FIFA World Cup

Radamel Falcao and the World Cup Squad from Culled Player Lists

Karl MatchettFeatured ColumnistJune 3, 2014

Radamel Falcao and the World Cup Squad from Culled Player Lists

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    Eduardo Di Baia/Associated Press

    The 32 nations competing at the 2014 FIFA World Cup finals have almost all now finalised their 23-man squads for the tournament, meaning a cull of big names from the final lists.

    In some cases, such as that of Colombia striker Radamel Falcao, that has been an enforced decision due to injury, but several other names were left out by the choice of the nations' managers.

    Here's our best XI of players who were initially named in preliminary squads for the competition, only to fall just short of the final cut.

    The side was selected from players named in full preliminary squads, not those placed on standby lists with a 23 already selected from the outset. We line up in a 3-5-2 formation, with subs chosen too.

Goalkeeper: Steve Mandanda, France

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    Sergei Grits/Associated Press

    French stopper Steve Mandanda would have gone as the No. 2 goalkeeper for his nation behind Hugo Lloris.

    Unfortunately for Mandanda, his World Cup was wrecked after he suffered cracked vertebra in his neck in the final Ligue 1 game of the season, requiring around a six-week recovery period.

    Mandanda, who plays for Marseille, has 16 caps for France.

Centre-Back: Rolando, Portugal

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    Paul Gilham/Getty Images

    Our first defender is Portuguese centre-back Rolando, who was named in Paulo Bento's initial squad but was one of those axed as the list was cut to 23.

    Having not enjoyed a stellar campaign with Inter Milan this season it was perhaps not unexpected, but it will still be a big disappointment to him not to feature at a finals—he made the 2010 squad but did not play a minute.

    Rolando has 19 caps.

Centre-Back: Nicolas Otamendi, Argentina

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    Joern Pollex/Getty Images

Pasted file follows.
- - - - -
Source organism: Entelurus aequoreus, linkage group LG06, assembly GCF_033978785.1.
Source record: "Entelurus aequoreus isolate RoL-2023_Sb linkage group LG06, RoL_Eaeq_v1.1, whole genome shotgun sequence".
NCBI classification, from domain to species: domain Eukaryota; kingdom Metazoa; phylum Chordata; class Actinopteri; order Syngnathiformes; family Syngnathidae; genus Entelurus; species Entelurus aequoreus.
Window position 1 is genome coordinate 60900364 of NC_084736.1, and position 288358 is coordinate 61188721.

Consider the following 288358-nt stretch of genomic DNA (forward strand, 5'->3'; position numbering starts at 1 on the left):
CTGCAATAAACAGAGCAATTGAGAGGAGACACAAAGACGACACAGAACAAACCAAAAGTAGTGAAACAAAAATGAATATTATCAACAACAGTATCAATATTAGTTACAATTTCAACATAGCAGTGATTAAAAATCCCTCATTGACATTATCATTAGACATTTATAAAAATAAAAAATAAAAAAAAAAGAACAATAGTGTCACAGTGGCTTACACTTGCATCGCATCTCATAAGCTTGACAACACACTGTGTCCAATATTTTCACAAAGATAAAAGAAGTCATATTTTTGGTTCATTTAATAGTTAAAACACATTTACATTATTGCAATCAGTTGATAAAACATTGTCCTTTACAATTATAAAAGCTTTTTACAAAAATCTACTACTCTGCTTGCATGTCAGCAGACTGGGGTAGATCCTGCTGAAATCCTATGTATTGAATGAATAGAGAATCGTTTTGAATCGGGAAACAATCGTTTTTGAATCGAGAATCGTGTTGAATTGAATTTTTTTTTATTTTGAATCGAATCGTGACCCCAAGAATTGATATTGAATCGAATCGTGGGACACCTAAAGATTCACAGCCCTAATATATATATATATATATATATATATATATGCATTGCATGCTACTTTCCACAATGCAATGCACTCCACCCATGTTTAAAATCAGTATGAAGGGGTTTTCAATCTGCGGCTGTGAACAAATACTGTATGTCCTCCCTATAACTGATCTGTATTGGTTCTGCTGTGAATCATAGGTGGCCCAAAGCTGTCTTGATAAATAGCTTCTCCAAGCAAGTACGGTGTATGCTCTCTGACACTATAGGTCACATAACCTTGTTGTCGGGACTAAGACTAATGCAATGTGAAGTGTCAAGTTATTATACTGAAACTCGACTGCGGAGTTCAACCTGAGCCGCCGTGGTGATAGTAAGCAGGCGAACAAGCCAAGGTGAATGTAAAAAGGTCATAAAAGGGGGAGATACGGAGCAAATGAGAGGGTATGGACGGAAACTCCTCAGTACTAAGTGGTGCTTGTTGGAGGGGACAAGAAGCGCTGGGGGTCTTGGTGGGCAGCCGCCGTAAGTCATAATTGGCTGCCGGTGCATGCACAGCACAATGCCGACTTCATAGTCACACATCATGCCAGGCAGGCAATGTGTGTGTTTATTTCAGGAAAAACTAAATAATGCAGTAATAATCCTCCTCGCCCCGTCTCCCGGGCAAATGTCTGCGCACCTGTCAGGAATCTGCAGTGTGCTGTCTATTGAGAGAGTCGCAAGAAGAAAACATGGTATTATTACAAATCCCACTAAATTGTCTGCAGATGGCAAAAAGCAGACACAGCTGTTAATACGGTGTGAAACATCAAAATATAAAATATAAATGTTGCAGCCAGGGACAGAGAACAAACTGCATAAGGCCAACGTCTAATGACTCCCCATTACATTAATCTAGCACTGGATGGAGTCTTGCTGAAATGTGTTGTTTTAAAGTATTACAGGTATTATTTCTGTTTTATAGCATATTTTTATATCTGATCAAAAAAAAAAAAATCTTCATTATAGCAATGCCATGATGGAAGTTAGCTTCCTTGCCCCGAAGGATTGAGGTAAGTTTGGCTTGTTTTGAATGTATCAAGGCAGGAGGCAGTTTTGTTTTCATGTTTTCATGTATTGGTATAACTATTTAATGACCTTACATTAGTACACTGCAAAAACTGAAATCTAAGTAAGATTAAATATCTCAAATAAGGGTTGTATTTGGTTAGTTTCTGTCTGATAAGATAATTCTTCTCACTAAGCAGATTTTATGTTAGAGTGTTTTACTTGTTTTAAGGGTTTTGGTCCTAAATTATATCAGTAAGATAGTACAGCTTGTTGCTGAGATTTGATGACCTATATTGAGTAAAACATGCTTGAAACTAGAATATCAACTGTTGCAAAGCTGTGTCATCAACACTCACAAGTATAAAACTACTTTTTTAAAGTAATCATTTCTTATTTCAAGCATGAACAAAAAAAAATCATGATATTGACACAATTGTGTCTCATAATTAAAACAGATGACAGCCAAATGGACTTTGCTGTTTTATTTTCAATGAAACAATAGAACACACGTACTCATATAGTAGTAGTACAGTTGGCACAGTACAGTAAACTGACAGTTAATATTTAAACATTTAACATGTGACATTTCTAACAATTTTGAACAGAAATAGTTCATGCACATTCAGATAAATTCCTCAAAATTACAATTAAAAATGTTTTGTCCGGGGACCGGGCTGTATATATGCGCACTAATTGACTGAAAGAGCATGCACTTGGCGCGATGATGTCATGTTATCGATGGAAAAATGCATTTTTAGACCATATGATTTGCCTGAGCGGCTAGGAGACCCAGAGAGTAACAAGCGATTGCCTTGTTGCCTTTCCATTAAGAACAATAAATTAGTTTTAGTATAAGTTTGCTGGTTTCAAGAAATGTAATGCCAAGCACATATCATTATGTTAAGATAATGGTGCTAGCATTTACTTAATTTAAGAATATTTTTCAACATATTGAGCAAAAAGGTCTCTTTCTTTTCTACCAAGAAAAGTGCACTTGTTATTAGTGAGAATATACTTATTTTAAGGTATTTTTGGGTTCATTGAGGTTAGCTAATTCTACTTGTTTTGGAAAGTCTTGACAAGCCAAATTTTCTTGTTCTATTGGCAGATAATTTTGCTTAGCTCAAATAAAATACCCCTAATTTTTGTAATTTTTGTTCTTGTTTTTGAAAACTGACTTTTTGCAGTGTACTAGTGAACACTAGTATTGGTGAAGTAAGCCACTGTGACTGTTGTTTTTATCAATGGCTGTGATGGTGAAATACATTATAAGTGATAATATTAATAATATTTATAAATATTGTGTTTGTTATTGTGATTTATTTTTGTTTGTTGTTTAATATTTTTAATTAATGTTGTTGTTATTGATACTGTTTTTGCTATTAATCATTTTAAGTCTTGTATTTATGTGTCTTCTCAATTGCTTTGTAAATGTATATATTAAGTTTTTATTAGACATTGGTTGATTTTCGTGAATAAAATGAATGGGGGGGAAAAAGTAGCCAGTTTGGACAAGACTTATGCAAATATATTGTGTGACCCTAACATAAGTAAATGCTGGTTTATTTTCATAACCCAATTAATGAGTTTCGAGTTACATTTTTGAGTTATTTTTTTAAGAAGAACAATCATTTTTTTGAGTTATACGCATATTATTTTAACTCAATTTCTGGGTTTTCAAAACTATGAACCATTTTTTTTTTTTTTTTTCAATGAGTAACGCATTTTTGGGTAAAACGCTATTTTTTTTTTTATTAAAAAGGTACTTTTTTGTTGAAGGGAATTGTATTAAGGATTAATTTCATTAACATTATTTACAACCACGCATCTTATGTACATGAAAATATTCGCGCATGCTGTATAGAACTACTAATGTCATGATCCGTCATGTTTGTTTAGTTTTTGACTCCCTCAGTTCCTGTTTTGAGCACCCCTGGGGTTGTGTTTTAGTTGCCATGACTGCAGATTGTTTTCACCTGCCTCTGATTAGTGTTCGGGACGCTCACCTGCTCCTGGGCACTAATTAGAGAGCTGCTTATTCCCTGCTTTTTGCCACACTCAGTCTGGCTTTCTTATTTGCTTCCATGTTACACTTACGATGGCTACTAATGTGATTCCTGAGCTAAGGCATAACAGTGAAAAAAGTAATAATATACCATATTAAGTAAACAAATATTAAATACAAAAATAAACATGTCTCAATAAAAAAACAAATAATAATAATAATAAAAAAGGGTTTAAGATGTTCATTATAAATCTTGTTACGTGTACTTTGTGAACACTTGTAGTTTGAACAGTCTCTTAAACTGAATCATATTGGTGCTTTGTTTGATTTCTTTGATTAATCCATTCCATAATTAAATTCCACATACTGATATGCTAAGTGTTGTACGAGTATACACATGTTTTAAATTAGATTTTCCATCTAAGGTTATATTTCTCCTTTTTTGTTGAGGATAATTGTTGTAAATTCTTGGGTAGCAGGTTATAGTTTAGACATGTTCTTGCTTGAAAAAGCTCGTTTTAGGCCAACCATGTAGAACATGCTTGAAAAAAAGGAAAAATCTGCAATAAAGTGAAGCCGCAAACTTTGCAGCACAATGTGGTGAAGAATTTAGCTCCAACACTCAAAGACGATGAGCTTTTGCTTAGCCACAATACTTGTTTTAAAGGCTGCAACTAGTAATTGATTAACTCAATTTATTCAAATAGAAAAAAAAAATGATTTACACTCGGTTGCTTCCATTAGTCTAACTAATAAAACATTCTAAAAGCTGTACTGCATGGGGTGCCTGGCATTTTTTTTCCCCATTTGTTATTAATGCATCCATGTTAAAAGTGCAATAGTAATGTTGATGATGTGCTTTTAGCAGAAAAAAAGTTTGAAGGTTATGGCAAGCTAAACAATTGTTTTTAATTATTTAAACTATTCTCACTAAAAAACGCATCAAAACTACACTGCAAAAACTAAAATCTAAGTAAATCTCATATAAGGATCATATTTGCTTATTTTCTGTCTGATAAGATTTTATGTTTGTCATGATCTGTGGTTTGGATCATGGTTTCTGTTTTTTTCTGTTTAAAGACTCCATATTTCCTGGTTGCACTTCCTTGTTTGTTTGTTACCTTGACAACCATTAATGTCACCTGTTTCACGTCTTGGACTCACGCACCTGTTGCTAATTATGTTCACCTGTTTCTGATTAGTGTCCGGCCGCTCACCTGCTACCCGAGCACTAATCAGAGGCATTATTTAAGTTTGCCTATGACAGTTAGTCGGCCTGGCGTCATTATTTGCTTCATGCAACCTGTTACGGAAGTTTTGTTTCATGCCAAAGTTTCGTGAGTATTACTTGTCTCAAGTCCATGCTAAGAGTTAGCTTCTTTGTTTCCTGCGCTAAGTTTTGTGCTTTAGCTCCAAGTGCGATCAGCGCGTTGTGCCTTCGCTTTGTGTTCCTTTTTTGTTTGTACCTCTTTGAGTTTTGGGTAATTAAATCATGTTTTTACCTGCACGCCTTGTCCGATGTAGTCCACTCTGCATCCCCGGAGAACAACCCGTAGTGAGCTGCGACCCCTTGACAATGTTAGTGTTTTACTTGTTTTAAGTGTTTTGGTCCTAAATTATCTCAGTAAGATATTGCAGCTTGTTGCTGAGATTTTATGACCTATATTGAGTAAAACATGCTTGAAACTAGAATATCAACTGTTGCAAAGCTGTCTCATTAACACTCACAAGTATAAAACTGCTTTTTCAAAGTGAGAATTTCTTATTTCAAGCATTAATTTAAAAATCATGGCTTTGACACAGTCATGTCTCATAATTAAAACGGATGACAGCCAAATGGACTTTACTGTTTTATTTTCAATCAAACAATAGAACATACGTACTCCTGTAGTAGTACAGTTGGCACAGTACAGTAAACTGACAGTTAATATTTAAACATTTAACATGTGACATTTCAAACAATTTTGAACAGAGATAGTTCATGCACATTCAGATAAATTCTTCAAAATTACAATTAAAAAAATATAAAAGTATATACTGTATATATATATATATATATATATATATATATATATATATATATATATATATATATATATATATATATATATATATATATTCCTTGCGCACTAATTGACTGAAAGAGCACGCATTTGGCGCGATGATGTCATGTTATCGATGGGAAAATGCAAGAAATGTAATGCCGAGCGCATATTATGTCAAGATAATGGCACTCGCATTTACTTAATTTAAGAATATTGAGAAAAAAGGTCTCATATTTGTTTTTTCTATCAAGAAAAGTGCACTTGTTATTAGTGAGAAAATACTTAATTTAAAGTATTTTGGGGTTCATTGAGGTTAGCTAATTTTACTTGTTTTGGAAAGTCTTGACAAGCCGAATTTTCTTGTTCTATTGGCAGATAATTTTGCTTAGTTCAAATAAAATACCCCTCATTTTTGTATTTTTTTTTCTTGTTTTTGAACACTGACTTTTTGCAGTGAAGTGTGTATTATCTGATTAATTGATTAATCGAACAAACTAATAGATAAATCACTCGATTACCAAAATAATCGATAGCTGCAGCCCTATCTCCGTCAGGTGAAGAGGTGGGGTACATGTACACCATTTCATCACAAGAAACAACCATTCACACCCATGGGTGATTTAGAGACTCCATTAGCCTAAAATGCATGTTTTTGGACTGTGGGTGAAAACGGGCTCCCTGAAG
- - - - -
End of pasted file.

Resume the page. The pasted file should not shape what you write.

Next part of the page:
Argentina's defence has been changed with some regularity over the past few years, but Nicolas Otamendi hasn't done enough this time to be one of those charged with being part of the base for the talented attackers of the nation to play from.

    Otamendi moved to Atletico Mineiro on loan during the winter, but it hasn't helped his cause enough—he was cut from the squad, with Martin Demichelis preferred by Alejandro Sabella.

    The centre-back featured at the World Cup in 2010 and has 16 caps.

Centre-Back: Shkodran Mustafi, Germany

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    Michael Sohn/Associated Press

    Less of a surprise than Otamendi's exclusion from Argentina was that of Shkodran Mustafi from Germany.

    With Mats Hummels, Per Mertesacker and Jerome Boateng three definite inclusions, Mustafi had to impress significantly to usurp Benedikt Howedes as the fourth choice.

    He hasn't quite managed it but surely has an immense future ahead of him. Mustafi has a single cap to date.

Right Wing: Jesus Navas, Spain

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    Fernando Bustamante/Associated Press

    Injury concerns were ultimately the reason for Spanish winger Jesus Navas to miss the World Cup, after not having played for a couple months.

    Despite having battled back to be a contender, Vicente del Bosque deemed his lack of fitness too much of a risk to carry as Spain look to defend their title. His exclusion was almost certainly a factor in not taking Fernando Llorente, too.

    Navas has won 35 caps for Spain and was part of the winning squad at the 2010 World Cup.

Central Midfield: Riccardo Montolivo, Italy

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    Sang Tan/Associated Press

    Italy's central midfielder Riccardo Montolivo would certainly have played a significant part for his country at the finals, but he misses out after suffering a broken leg in the World Cup warmup match against Republic of Ireland.

    His experience and ability on the ball will be a miss for the squad, though it's not an area Italy are exactly light in.

    Montolivo has won 58 caps in his international career.

Central Midfield: Ever Banega, Argentina

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    Natacha Pisarenko/Associated Press

    Ever Banega was the Argentine midfielder cut on Monday when Sabella named his squad, edged out by Fernando Gago.

    Argentina's midfield options are one of the strongest around, certainly with plenty of depth, but Banega will have been disappointed in the extreme to miss out nonetheless—he also missed out on the 2010 World Cup.

    He has played 24 times for his nation.

Central Midfield: Rafael Van Der Vaart, Netherlands

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    Geert Vanden Wijngaert/Associated Press

    Rafael van der Vaart wouldn't have been a starter for Netherlands at the World Cup, but would have been confident of his squad place.

    With over a century of caps to his name, he was the most experienced player in the preliminary squad and the fourth-highest scorer, too.

    A calf injury sustained during training has ruled him out of the tournament, however, so he will not be adding to his 109 caps.

Left Wing: Ricardo Quaresma, Portugal

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    Jamie McDonald/Getty Images